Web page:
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Proton is a very recent addition to the motoring world. Proton was keen to start its contribution to the car market by purchasing up earlier versions of successful car makers products and selling them cheap to secure a healthy portion of the budget end of the market. The first model was based on technology and parts from Mitsubishi Motors.

The story of Proton began in September 1985 at its first manufacturing plant in Shah Alam, Selangor (a state in Malaysia). Up until the end of the 1990s, Proton cars had a logo that featured the crest from Malaysia’s coat of arms – a crescent moon and a fourteen-pointed star. The new Proton logo looks superb, however, and has a stylized tiger head. And for all you Australian rugby league nuts out there, you will be glad to know that Proton Cars Australia is proud to have the naming rights in sponsoring the Sydney-based Wests Tigers for 2013 and beyond.

When the first Proton (the Proton Saga) appeared on Malaysian roads, it was at least a grand cheaper than other car marques in the same 1.3 to 1.5 litre class on the Malaysian market. Of course, the consumers were proud of their home grown car manufacturer and sales increased rapidly. By 1988, the Proton had overtaken all other car marques sold in Malaysia, and they grabbed 73 per cent of the passenger car market.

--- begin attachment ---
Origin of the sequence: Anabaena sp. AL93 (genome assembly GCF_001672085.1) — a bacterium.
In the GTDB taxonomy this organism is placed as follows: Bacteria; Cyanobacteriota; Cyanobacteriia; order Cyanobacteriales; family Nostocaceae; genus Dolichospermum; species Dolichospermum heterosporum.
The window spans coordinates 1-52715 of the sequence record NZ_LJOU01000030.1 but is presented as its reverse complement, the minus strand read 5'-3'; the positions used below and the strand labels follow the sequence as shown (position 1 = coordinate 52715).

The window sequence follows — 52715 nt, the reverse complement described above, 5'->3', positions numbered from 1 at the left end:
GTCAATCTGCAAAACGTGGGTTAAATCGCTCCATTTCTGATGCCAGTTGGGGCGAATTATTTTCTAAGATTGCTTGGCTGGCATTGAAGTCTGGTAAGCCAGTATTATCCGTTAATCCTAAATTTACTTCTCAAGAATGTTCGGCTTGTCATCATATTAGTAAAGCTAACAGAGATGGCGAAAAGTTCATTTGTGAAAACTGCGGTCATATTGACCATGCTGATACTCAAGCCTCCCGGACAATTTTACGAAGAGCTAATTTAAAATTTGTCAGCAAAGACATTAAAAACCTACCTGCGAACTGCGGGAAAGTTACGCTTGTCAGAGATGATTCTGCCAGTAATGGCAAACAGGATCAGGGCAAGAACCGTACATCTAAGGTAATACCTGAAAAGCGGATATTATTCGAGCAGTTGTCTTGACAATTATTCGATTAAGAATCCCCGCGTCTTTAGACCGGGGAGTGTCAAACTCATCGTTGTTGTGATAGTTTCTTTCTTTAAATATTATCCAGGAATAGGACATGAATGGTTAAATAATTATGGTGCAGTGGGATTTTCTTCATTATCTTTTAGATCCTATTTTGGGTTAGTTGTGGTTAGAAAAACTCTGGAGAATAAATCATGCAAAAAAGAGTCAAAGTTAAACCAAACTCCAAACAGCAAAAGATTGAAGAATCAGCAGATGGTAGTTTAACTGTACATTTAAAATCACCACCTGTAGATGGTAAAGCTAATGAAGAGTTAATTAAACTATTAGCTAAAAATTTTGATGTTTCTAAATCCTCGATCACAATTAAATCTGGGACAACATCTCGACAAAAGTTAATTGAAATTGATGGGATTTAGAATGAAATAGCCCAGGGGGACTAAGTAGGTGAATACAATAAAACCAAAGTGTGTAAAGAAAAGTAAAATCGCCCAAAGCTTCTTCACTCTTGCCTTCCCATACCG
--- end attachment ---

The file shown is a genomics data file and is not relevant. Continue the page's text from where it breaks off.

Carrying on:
Malaysian government policies have definitely helped keep the Proton cheaper than other car marques by means of over-taxing its competition. Duties on packages of parts for assembly into complete import cars in Malaysia are around 150 per cent. This, of course, leaves the Proton by far and away the cheapest and most wallet-friendly car choice for the car buyer on the domestic market in Malaysia. Over here and elsewhere, the Proton remains a very good buy at a low price. Maybe the design hasn’t got the flair of others, but Protons are cheap and they’re not outright ugly, so for those who want something straightforward, they’re a good buy.

The Proton models through the nineties were largely based upon the Mitsubishi Lancer/Colt and the Mitsubishi Galant/Eterna cars. It was not until 2001 that the Proton Waja/Impian was produced. This car was the first model completely designed and built by Proton.

With the acquisition of Lotus technologies in 1996, Proton has gained an additional source of engineering and automotive know-how. The bonus from owning the Lotus car company is that the Protons since 1996 have had their handling package tweaked by Lotus, which has made an improvement throughout the range, particularly on the GTi model.

If you are interested, in Australia, dealers can be found in all the states. New South Wales leads the charge with 11 dealers and 12 service centres – not surprising, considering Proton’s sponsorship of the Wests Tigers.

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